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Sun and clouds greet Lance's return

MONTPELLIER, France – It is the iconic Tour de France photo opportunity, the victor sipping champagne as he cruises toward the finish of one of sport's toughest challenges.

With every passing day the chances increase that it will be Lance Armstrong who will once again be savoring the bubbly and posing for the cameras on July 26, as what some suspected would be little more than a publicity stunt turns into a dedicated challenge for his eighth Tour title.

In past years Armstrong's raising of the champagne flute has been appropriate. In many of his seven victories it was all too easy, if a couple of thousand miles on a bike can ever be easy, and the result was often assured by the midway point of the race.

Armstrong feels he can win this Tour, knows that within his aging body there is the strength to carry him over the line and within his mind the fortitude to withstand the accompanying agonies.

Yet there are other items on his to-do list this year. One of the most significant tasks he has set for himself is to attempt to repair cycling's tarnished image and get the sport back in the news for the right reasons after years of being engulfed in the tentacles of doping.

Armstrong is a man who doesn't understand the meaning of the word impossible, but that goal may be far more difficult than winning the Tour itself.

Tuesday's team time trial was another showcase of the character that has made the 37-year-old a modern-day icon, and took him to within a single tick of the clock from the leader's yellow jersey.

As Tours de France go, it doesn't get much more dramatic than the way the Texan came within the turn of a wheel of overhauling the time needed to strip yellow away from race leader Fabian Cancellara. But even at the conclusion of such a highly amped day there was again the cloud of cycling's curse.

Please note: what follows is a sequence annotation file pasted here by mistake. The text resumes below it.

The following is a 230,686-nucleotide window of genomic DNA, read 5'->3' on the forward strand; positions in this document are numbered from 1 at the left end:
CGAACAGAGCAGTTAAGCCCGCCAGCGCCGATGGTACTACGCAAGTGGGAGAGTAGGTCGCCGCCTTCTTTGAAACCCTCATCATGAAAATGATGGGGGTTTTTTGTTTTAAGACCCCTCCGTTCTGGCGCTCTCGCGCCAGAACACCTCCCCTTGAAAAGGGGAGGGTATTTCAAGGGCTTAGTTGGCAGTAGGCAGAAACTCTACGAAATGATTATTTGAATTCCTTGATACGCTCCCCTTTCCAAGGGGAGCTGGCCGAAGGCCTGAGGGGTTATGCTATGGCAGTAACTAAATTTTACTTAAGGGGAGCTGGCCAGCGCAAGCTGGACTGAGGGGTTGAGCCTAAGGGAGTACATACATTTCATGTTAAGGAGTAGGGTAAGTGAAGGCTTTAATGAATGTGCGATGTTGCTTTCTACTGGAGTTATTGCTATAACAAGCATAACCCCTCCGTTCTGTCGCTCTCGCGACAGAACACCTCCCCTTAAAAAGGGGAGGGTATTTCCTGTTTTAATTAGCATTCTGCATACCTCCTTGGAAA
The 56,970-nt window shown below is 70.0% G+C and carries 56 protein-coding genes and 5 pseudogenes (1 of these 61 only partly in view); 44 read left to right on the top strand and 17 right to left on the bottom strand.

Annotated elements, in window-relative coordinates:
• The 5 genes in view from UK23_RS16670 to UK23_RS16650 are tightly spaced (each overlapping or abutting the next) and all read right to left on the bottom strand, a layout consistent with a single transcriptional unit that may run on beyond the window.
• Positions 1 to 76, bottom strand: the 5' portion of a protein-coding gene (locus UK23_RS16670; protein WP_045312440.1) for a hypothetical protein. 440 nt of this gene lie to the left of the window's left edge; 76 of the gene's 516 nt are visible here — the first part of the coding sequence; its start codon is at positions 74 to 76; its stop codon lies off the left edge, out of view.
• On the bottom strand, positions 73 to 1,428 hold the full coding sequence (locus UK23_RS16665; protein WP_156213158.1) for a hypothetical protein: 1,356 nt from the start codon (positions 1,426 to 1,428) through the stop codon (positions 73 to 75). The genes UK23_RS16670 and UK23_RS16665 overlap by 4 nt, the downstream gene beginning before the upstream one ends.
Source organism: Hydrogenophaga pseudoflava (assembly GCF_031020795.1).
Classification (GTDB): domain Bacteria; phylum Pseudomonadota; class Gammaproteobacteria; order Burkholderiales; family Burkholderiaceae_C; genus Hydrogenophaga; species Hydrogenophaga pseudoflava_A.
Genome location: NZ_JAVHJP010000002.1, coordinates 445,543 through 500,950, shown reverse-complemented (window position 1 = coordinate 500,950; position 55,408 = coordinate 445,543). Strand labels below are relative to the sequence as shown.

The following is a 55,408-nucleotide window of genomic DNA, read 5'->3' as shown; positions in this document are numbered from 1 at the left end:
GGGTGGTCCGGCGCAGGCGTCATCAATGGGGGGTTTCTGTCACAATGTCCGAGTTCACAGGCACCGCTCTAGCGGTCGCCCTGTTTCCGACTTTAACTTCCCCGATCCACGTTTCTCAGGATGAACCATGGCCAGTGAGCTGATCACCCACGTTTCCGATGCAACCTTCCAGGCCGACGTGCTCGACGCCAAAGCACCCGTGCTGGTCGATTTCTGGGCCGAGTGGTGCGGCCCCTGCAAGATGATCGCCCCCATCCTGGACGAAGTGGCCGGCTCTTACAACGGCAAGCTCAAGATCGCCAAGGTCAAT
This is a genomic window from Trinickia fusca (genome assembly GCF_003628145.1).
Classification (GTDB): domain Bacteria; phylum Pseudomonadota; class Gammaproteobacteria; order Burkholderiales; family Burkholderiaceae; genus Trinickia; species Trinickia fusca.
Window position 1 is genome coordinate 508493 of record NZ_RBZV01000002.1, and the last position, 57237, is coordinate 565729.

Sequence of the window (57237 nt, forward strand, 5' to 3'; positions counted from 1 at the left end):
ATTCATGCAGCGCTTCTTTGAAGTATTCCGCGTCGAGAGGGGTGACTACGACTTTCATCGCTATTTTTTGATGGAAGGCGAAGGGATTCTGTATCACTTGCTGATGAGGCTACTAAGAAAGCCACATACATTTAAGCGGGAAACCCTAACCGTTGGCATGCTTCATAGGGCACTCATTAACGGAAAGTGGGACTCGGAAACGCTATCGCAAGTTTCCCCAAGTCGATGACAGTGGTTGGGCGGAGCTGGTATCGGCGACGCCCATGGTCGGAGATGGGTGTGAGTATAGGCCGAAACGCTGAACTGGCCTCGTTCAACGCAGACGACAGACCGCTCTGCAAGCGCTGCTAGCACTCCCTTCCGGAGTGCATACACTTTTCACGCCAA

Thankfully, there have been no positive tests as yet in this year's Tour, a welcome respite from the 2008 event which saw five stage victories annulled by drug testers. Armstrong wants to shift the focus away from doping, but the topic will not go away.

Just minutes after crossing the finish line he was confronted by the reported comments of Patrice Clerc, the former boss of Tour organizers ASO, claiming that the return of Armstrong was "the return of doubt."

Armstrong reacted angrily when told of Clerc's claims, and reiterated his assertion that the race itself, and not chemistry, needs to be the focal point of the sport.

"I do think it is important that we don't forget to talk about the race," Armstrong said. "I get the impression that many journalists just come to write the dope story.

"That is fine but you have to look at the great stuff as well, all the things that make up the dynamics and the beauty of cycling and this race."

Armstrong believes cycling has spent too long being ripped apart by the emphasis on drugs and had hoped his return could alleviate some of that negativity. Furthermore, he is keen to preserve the future of cycling, both for the sake of the sport itself and so that his legacy as its greatest champion is protected.

Just where that future lies remained unclear at the end of a day in which the 20 Tour teams headed separately around the streets and back roads of Montpellier.

Forty seconds behind Cancellara heading into the stage, Armstrong worked feverishly with his colleagues, including Tour favorite – for now – Alberto Contador, to cut down the gap.

At the midway point it looked as if they would pick up enough time on Cancellera's Saxo Bank team to see Armstrong heading south on Wednesday clad in his favorite color. But even though they fell short, the prided jersey may not be far away.

As he sat just down the road from where French seer Nostradamus scrawled his predictions in the 16th century, Armstrong was in the mood for prophecy himself.

"The team was perfect," he said. "Technically speaking we were as sound as we could be, so I am not disappointed I didn't get the jersey.

"This is a long race, maybe there is one [a yellow jersey] in my future."